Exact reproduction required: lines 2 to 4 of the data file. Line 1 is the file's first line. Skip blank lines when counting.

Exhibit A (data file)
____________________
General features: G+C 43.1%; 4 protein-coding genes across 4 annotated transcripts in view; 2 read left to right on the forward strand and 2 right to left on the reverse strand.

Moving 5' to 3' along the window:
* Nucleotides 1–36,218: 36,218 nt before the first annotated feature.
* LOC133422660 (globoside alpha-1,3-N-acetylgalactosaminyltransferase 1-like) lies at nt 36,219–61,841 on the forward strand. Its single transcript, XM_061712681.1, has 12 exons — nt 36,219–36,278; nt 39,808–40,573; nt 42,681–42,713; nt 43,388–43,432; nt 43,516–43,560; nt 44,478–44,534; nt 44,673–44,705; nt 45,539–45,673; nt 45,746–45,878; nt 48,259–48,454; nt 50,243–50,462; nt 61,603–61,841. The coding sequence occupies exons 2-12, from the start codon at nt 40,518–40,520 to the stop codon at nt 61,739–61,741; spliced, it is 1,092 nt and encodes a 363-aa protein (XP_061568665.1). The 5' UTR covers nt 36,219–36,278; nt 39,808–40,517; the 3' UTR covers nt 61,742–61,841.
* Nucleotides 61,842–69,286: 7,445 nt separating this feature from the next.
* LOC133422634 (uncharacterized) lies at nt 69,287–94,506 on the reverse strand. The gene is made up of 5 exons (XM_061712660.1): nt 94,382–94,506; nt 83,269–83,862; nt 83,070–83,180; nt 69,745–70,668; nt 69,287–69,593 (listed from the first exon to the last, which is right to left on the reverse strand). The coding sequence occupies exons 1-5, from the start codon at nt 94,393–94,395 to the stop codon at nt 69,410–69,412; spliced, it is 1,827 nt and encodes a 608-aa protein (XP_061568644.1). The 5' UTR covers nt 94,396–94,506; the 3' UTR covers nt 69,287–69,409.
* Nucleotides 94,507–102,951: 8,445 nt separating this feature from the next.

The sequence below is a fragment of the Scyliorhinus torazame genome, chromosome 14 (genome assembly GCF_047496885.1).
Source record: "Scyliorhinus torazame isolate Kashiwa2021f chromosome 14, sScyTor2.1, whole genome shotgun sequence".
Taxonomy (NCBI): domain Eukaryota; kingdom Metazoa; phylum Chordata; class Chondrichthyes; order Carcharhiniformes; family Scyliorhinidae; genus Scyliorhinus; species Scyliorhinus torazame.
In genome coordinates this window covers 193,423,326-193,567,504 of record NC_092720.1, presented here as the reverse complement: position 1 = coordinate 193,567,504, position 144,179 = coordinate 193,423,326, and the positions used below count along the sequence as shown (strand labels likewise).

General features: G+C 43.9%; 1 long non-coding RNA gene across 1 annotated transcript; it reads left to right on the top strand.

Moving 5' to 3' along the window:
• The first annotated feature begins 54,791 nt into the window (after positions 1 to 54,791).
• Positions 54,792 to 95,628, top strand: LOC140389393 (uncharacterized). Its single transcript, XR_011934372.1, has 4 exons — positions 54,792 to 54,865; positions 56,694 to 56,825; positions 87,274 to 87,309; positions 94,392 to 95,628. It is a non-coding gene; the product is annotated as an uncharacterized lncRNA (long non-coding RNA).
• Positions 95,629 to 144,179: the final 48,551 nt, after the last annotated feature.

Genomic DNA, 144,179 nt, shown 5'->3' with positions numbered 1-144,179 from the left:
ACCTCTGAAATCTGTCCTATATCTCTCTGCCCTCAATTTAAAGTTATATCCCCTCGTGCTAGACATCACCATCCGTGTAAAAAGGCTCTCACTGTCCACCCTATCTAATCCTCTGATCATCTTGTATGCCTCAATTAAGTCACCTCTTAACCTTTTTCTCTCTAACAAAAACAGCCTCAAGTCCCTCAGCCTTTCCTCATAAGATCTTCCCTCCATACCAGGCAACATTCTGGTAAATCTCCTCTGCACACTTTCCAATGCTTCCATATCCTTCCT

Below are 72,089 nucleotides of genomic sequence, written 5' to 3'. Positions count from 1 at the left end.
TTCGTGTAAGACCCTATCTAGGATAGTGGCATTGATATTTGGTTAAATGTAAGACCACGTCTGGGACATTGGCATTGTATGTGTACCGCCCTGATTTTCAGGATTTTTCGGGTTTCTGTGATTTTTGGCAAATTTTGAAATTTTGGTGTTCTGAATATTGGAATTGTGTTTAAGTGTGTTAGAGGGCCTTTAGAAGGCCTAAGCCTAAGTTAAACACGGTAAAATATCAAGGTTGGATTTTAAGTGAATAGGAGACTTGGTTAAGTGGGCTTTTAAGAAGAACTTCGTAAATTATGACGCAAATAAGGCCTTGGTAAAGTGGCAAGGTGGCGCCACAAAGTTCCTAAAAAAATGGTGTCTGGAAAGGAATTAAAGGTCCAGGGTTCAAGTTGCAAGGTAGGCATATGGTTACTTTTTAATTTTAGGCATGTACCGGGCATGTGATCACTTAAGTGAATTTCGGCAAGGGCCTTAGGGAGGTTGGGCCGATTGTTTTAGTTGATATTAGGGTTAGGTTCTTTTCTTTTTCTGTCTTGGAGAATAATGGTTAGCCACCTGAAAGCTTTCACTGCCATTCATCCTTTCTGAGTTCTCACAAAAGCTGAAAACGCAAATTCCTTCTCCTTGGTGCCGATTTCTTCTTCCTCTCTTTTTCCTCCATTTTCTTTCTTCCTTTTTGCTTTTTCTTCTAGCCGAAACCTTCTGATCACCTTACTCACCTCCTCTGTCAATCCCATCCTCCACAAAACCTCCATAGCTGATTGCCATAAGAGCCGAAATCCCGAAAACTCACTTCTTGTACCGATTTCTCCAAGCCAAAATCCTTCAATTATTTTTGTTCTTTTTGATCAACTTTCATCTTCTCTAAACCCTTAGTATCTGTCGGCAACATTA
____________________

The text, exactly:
Moving 5' to 3' along the window:
* Nucleotides 1–36,218: 36,218 nt before the first annotated feature.
* LOC133422660 (globoside alpha-1,3-N-acetylgalactosaminyltransferase 1-like) lies at nt 36,219–61,841 on the forward strand. Its single transcript, XM_061712681.1, has 12 exons — nt 36,219–36,278; nt 39,808–40,573; nt 42,681–42,713; nt 43,388–43,432; nt 43,516–43,560; nt 44,478–44,534; nt 44,673–44,705; nt 45,539–45,673; nt 45,746–45,878; nt 48,259–48,454; nt 50,243–50,462; nt 61,603–61,841. The coding sequence occupies exons 2-12, from the start codon at nt 40,518–40,520 to the stop codon at nt 61,739–61,741; spliced, it is 1,092 nt and encodes a 363-aa protein (XP_061568665.1). The 5' UTR covers nt 36,219–36,278; nt 39,808–40,517; the 3' UTR covers nt 61,742–61,841.